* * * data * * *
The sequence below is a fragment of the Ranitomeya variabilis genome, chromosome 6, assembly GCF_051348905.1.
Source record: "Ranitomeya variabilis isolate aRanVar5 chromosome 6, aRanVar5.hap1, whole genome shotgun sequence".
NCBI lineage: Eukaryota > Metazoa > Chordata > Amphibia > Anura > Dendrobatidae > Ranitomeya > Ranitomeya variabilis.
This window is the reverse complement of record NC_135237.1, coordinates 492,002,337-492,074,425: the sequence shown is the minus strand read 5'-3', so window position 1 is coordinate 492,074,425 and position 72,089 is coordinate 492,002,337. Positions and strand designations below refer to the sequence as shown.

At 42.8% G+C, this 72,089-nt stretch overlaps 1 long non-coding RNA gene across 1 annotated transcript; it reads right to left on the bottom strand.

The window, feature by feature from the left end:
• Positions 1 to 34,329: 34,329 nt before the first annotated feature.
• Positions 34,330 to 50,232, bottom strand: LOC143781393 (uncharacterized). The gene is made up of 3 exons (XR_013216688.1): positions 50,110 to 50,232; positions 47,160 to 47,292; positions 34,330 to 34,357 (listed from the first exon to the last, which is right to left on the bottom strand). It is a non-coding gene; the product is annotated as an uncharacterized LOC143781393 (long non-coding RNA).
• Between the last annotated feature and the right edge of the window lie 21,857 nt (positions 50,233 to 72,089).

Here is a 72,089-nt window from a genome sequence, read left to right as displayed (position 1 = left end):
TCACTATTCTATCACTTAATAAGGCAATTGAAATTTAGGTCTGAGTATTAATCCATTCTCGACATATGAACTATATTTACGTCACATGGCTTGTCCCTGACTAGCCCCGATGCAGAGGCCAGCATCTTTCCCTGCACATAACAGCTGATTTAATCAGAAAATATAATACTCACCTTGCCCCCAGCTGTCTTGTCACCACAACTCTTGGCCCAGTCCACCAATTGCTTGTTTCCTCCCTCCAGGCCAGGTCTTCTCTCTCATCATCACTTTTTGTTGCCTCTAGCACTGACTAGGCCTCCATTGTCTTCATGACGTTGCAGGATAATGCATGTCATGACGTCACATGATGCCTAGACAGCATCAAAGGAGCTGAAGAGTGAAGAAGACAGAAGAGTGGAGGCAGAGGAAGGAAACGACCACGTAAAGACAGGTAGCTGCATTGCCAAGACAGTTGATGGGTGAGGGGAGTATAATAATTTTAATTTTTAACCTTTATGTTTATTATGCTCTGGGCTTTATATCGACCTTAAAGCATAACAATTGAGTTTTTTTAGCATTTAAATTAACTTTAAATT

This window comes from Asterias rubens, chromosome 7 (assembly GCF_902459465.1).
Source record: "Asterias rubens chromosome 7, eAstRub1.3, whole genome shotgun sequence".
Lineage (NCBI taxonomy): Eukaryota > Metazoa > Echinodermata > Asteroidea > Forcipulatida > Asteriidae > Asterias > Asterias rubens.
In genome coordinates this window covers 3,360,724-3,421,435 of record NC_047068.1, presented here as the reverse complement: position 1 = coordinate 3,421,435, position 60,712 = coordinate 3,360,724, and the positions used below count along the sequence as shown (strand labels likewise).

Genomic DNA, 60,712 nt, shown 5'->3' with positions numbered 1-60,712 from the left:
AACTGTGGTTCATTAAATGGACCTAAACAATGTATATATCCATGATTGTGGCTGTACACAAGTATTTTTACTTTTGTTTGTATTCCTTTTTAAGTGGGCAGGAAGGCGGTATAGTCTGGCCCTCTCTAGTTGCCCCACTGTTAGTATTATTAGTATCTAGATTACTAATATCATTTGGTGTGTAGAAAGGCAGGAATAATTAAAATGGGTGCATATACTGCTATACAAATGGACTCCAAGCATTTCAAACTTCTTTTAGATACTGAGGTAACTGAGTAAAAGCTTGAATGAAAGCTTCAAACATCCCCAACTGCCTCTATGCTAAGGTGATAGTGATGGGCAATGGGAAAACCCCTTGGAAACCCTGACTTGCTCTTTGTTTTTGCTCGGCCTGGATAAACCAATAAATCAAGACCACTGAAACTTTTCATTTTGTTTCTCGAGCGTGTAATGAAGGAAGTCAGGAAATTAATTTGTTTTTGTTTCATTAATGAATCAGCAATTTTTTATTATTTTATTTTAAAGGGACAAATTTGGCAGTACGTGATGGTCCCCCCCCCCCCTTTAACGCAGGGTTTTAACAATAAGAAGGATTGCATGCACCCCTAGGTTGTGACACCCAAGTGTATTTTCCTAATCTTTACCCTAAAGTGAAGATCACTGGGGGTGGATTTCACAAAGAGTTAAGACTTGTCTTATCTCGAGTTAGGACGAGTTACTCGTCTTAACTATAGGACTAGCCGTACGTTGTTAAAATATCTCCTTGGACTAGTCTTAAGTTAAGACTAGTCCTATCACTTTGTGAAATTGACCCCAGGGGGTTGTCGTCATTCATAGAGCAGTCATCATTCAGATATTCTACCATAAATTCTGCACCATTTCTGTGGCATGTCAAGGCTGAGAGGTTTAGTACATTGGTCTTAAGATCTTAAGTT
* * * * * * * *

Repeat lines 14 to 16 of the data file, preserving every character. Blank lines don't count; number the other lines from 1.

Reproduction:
Lineage (NCBI taxonomy): Eukaryota > Metazoa > Echinodermata > Asteroidea > Forcipulatida > Asteriidae > Asterias > Asterias rubens.
In genome coordinates this window covers 3,360,724-3,421,435 of record NC_047068.1, presented here as the reverse complement: position 1 = coordinate 3,421,435, position 60,712 = coordinate 3,360,724, and the positions used below count along the sequence as shown (strand labels likewise).

Genomic DNA, 60,712 nt, shown 5'->3' with positions numbered 1-60,712 from the left: